The Agribusiness Development Centre (ADC), in partnership with DFCU Limited and the Rabo Foundation, has collaborated with GOPA Worldwide Consultants to implement training for Cohorts 2 and 3 of the Business Accelerator Programme (BAP).
This has been done in accordance with the Enhancing the Competitiveness of Small and Medium Enterprises (ECOS) project which is funded by the Deutsche Gesellschaft für Internationale Zusammenarbeit (GIZ) GmbH.
Josephine Mukumbya, the Executive Director of ADC, reveals that to be selected for the acceleration programme scheduled to take place in the first quarter of 2023, the business should be registered, have products or service running, youth centered and gender inclusiveness.
“We shall integrate key themes of gender and green growth for sustainability within the training modules. The outcome will be enterprises developing strategies and establishing key indicators to track women’s participation in SMEs leadership,” she adds.
Jimmy Byaruhanga of ECOS notes that they have partnered with UNBS, Uganda Export Promotion Board and ADC to ensure the creation of jobs and better working conditions through export promotion.
“The success of any training is implementation; if you learn and don’t implement [what you have learnt] then you are not any different from people that aren’t here,” said Byaruhanga.
The mandate of ADC is to build agribusiness capacity to bankability and self-sufficiency. This can help businesses realise increased incomes and job creation aligned with the goal of the ECOS project and the dfcu vision to transform lives and businesses.
DFCU achieves this through innovative solutions and empowering people which contribute to the four key pillars and objectives of the National Financial Inclusion Strategy (NFIS), one of which is: ‘Reduce Financial Exclusion and Access Barriers to Finance.’
Agriculture is one of the core sectors that DFCU has committed to supporting and has put in place initiatives to de-risk it.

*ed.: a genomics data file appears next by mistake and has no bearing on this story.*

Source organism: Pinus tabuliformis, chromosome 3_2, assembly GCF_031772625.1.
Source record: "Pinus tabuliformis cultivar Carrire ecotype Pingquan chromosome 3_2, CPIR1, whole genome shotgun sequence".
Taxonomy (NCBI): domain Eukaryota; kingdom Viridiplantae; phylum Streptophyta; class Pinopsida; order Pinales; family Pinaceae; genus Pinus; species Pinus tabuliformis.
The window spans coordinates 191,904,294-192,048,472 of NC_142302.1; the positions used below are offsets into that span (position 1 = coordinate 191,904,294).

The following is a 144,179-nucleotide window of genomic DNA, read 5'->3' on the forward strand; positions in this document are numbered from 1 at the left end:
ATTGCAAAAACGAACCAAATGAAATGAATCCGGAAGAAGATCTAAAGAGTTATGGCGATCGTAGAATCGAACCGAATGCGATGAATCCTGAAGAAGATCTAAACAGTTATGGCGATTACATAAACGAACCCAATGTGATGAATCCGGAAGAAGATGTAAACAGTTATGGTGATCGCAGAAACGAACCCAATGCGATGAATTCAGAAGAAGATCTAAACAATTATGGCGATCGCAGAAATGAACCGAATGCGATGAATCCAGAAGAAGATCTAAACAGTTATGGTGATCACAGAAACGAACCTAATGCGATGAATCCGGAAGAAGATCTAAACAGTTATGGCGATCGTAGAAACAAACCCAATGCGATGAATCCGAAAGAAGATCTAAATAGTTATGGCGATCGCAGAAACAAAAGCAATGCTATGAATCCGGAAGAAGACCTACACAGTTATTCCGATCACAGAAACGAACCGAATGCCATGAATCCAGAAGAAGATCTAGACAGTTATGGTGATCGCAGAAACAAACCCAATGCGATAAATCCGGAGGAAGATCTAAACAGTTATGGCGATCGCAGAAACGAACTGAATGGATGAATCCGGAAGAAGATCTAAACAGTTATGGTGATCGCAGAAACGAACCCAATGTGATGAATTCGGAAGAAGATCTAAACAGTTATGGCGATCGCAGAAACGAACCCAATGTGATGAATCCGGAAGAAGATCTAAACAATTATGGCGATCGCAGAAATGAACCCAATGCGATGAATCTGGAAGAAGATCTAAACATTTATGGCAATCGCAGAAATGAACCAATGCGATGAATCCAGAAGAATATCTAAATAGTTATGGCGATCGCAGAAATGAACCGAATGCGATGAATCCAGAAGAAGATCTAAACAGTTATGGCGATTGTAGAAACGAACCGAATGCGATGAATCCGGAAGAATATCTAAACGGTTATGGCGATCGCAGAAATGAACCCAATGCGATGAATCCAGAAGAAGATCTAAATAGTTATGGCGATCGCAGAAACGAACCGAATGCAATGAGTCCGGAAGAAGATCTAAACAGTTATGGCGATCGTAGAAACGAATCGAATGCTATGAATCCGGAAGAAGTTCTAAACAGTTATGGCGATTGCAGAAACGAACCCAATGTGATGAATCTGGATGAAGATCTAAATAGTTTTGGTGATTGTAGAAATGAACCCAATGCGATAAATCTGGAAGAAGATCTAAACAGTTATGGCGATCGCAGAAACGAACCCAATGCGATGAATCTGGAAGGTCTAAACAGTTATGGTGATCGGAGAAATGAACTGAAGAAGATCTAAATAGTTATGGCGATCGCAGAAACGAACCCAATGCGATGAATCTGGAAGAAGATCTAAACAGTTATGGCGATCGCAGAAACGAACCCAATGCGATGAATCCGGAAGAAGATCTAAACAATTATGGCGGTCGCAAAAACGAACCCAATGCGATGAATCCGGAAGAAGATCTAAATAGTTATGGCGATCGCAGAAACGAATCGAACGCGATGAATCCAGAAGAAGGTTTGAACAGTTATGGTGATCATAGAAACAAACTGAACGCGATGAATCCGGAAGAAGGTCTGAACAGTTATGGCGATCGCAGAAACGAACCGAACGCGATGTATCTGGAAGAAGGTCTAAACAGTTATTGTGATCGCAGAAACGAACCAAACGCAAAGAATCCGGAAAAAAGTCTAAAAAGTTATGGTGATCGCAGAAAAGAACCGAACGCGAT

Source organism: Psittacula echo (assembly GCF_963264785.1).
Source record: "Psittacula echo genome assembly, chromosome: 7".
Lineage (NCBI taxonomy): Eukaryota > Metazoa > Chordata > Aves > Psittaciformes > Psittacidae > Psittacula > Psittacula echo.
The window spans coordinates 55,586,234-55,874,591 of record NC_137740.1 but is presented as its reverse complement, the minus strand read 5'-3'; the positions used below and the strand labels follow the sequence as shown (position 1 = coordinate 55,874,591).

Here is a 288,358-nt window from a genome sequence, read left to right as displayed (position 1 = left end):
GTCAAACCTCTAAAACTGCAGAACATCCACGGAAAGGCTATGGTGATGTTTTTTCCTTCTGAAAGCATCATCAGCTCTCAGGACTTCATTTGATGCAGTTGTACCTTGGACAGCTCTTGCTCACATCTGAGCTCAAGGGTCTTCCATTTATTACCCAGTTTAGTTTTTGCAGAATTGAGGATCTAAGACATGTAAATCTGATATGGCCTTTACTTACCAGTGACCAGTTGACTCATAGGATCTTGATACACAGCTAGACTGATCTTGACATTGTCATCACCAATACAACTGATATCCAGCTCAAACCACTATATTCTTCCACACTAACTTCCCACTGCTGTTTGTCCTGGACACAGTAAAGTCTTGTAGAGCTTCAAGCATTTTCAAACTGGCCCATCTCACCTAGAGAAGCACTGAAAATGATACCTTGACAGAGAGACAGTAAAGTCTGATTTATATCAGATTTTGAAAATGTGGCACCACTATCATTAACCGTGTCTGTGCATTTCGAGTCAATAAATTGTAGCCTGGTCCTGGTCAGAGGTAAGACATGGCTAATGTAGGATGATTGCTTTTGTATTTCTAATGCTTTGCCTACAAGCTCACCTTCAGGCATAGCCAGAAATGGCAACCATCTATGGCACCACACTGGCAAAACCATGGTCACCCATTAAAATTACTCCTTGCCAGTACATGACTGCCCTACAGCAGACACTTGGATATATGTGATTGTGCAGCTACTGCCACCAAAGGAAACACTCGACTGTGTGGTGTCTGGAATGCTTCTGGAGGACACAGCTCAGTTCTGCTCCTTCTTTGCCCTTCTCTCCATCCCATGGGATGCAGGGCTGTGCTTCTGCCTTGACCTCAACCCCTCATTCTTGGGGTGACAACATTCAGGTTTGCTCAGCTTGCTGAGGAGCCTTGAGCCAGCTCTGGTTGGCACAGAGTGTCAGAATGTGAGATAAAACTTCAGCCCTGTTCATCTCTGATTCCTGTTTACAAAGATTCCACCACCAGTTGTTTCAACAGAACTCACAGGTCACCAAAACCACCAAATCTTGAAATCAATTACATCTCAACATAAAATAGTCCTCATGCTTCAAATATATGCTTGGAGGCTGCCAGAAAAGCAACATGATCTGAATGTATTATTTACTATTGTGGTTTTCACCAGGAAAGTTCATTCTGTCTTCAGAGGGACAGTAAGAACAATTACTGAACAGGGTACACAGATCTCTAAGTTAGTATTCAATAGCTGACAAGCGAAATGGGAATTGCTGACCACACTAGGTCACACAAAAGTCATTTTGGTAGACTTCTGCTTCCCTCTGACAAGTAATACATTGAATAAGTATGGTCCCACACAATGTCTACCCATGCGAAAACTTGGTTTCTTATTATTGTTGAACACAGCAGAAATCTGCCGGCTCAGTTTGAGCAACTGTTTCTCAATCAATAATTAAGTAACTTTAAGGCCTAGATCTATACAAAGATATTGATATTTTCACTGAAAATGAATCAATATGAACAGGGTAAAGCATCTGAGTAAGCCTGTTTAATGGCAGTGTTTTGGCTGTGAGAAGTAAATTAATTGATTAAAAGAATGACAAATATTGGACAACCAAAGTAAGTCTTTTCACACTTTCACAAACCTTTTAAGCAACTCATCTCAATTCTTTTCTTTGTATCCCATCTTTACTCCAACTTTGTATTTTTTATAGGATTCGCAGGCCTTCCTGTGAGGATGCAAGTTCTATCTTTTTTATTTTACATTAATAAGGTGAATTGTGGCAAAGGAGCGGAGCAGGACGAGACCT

The bank has purposefully developed various agri-products such as Agri-Asset Financing, loans for agricultural production, Farmer Group Accounts, Business Loans and Loan Savings among others.
The Managing Director of DFCU, William Sekabembe says they are working with partners who provide guarantees and train farmers within the agriculture ecosystem to improve their capabilities to access funds and utilize their funds effectively.
“We are aware of the challenges that come with financing the agricultural sector so we have extended our partnership to work with insurance providers to ensure the challenges faced in the agricultural sector are covered,” Sekabembe noted.
He adds: “We are one of the biggest off-takers of the agriculture credit facility which is a partnership between the bank and government to provide financing to farmers at a subsidized price. 15% of our lending book is within the agricultural value chain,”
“Our commitment to supporting agriculture has been supported by partners such as the Dutch embassy which provides technical support to help us equip our staff with understanding the value chain,” he added further.
ADC will address cohorts 2 and 3 with a multifaceted approach that includes training, mentorship, coaching, and technical assistance.
The strategies will be used together to address the major barriers to accessing and using financial services for improved business operations, investment preparedness, and connections to capital for development and jobs.
By the end of 2023, 50 jobs will be created by the enterprises that will graduate from the program. Also, 100 intern jobs will be created contractually within the enterprises.